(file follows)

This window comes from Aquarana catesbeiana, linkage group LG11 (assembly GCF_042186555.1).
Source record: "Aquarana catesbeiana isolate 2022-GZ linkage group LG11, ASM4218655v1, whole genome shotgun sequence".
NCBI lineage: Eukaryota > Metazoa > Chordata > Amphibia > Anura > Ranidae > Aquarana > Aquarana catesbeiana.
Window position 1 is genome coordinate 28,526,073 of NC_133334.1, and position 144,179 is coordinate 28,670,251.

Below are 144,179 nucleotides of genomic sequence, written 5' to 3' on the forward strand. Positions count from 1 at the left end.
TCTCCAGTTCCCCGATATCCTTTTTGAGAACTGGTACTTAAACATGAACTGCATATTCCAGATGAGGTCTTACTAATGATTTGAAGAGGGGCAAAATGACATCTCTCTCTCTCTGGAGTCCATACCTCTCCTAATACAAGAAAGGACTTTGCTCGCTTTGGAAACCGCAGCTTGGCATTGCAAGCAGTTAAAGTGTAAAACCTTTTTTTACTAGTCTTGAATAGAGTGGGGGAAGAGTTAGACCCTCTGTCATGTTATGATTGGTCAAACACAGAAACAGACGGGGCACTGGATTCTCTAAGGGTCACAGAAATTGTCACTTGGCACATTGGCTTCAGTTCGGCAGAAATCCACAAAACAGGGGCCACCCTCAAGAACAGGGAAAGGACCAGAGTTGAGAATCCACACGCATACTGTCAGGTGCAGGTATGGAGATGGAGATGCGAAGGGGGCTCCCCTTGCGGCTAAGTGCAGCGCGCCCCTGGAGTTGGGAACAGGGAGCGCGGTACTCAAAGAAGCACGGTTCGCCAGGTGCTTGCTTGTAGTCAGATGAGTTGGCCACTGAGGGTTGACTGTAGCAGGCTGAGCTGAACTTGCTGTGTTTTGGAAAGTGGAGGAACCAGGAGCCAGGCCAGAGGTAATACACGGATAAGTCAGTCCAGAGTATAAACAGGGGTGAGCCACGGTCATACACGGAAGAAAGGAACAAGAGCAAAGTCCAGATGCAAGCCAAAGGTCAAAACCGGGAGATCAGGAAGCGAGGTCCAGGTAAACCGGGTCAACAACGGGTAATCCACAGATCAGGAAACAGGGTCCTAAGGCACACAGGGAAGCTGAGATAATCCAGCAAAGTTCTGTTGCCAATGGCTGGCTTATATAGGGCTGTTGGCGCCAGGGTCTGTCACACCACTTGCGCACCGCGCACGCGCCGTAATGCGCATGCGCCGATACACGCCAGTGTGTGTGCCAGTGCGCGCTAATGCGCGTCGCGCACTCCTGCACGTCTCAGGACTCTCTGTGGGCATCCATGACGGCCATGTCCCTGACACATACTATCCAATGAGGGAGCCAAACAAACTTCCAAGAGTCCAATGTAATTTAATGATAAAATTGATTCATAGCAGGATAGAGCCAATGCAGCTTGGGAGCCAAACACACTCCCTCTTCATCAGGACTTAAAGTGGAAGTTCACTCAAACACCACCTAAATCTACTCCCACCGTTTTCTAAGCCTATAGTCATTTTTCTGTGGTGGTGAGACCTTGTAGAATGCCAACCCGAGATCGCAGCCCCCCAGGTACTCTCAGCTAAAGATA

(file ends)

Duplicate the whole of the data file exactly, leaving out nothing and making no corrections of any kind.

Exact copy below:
This window comes from Aquarana catesbeiana, linkage group LG11 (assembly GCF_042186555.1).
Source record: "Aquarana catesbeiana isolate 2022-GZ linkage group LG11, ASM4218655v1, whole genome shotgun sequence".
NCBI lineage: Eukaryota > Metazoa > Chordata > Amphibia > Anura > Ranidae > Aquarana > Aquarana catesbeiana.
Window position 1 is genome coordinate 28,526,073 of NC_133334.1, and position 144,179 is coordinate 28,670,251.

Below are 144,179 nucleotides of genomic sequence, written 5' to 3' on the forward strand. Positions count from 1 at the left end.
TCTCCAGTTCCCCGATATCCTTTTTGAGAACTGGTACTTAAACATGAACTGCATATTCCAGATGAGGTCTTACTAATGATTTGAAGAGGGGCAAAATGACATCTCTCTCTCTCTGGAGTCCATACCTCTCCTAATACAAGAAAGGACTTTGCTCGCTTTGGAAACCGCAGCTTGGCATTGCAAGCAGTTAAAGTGTAAAACCTTTTTTTACTAGTCTTGAATAGAGTGGGGGAAGAGTTAGACCCTCTGTCATGTTATGATTGGTCAAACACAGAAACAGACGGGGCACTGGATTCTCTAAGGGTCACAGAAATTGTCACTTGGCACATTGGCTTCAGTTCGGCAGAAATCCACAAAACAGGGGCCACCCTCAAGAACAGGGAAAGGACCAGAGTTGAGAATCCACACGCATACTGTCAGGTGCAGGTATGGAGATGGAGATGCGAAGGGGGCTCCCCTTGCGGCTAAGTGCAGCGCGCCCCTGGAGTTGGGAACAGGGAGCGCGGTACTCAAAGAAGCACGGTTCGCCAGGTGCTTGCTTGTAGTCAGATGAGTTGGCCACTGAGGGTTGACTGTAGCAGGCTGAGCTGAACTTGCTGTGTTTTGGAAAGTGGAGGAACCAGGAGCCAGGCCAGAGGTAATACACGGATAAGTCAGTCCAGAGTATAAACAGGGGTGAGCCACGGTCATACACGGAAGAAAGGAACAAGAGCAAAGTCCAGATGCAAGCCAAAGGTCAAAACCGGGAGATCAGGAAGCGAGGTCCAGGTAAACCGGGTCAACAACGGGTAATCCACAGATCAGGAAACAGGGTCCTAAGGCACACAGGGAAGCTGAGATAATCCAGCAAAGTTCTGTTGCCAATGGCTGGCTTATATAGGGCTGTTGGCGCCAGGGTCTGTCACACCACTTGCGCACCGCGCACGCGCCGTAATGCGCATGCGCCGATACACGCCAGTGTGTGTGCCAGTGCGCGCTAATGCGCGTCGCGCACTCCTGCACGTCTCAGGACTCTCTGTGGGCATCCATGACGGCCATGTCCCTGACACATACTATCCAATGAGGGAGCCAAACAAACTTCCAAGAGTCCAATGTAATTTAATGATAAAATTGATTCATAGCAGGATAGAGCCAATGCAGCTTGGGAGCCAAACACACTCCCTCTTCATCAGGACTTAAAGTGGAAGTTCACTCAAACACCACCTAAATCTACTCCCACCGTTTTCTAAGCCTATAGTCATTTTTCTGTGGTGGTGAGACCTTGTAGAATGCCAACCCGAGATCGCAGCCCCCCAGGTACTCTCAGCTAAAGATA